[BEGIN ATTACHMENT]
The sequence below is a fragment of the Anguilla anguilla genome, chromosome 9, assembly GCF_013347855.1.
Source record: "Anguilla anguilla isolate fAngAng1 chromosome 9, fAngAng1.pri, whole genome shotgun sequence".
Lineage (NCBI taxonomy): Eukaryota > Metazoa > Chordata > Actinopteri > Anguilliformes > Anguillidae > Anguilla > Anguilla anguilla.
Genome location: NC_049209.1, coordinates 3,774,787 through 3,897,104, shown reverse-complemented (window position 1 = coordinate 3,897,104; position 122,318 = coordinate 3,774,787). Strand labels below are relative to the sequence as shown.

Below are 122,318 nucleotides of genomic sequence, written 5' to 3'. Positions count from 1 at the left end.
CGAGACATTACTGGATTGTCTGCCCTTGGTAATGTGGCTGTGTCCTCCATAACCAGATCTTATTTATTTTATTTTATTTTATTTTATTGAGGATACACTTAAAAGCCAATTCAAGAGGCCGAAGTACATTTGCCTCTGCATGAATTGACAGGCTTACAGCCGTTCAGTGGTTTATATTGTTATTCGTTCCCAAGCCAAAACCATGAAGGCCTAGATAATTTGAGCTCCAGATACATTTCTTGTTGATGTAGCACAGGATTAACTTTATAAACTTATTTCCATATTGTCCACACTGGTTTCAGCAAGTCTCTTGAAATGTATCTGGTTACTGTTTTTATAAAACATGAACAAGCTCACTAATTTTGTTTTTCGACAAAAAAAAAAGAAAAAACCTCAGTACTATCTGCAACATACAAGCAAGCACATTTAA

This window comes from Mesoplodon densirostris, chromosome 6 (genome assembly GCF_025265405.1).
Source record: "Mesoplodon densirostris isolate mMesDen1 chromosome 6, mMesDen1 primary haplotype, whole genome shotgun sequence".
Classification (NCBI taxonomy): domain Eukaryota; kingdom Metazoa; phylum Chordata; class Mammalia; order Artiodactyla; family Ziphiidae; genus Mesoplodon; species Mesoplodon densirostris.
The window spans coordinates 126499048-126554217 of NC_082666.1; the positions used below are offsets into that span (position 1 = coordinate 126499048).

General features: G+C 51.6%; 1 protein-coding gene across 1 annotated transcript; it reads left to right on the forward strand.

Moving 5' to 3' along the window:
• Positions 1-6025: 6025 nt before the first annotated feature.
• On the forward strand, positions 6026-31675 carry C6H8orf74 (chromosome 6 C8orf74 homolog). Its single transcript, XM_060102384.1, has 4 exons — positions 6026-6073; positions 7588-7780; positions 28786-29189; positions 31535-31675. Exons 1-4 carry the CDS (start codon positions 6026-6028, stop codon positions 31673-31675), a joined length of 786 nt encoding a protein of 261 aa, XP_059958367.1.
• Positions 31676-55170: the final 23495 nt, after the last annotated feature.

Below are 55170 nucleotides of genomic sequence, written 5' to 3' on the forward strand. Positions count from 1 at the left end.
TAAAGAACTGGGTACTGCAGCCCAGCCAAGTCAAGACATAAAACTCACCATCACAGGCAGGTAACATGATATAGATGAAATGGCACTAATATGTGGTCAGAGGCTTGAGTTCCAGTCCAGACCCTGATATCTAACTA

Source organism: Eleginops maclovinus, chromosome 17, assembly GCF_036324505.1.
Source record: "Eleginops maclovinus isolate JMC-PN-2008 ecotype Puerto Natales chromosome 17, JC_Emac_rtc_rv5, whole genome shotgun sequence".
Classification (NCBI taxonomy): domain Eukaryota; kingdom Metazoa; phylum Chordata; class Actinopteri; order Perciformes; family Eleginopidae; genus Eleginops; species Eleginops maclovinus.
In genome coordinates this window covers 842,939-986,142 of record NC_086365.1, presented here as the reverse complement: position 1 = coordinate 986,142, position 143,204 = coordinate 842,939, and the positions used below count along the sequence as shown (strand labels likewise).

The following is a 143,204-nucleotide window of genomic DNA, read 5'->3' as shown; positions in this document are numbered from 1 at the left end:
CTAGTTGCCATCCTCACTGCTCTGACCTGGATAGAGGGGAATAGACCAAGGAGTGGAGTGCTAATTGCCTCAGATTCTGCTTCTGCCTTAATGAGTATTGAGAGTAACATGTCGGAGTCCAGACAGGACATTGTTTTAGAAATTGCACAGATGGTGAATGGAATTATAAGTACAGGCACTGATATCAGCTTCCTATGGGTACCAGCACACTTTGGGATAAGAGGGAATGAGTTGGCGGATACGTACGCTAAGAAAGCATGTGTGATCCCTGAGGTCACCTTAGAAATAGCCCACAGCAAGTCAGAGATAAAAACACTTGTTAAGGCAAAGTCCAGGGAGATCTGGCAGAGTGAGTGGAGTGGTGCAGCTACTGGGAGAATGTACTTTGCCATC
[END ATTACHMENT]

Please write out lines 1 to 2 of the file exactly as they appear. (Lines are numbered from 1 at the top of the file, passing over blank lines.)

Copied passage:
The sequence below is a fragment of the Anguilla anguilla genome, chromosome 9, assembly GCF_013347855.1.
Source record: "Anguilla anguilla isolate fAngAng1 chromosome 9, fAngAng1.pri, whole genome shotgun sequence".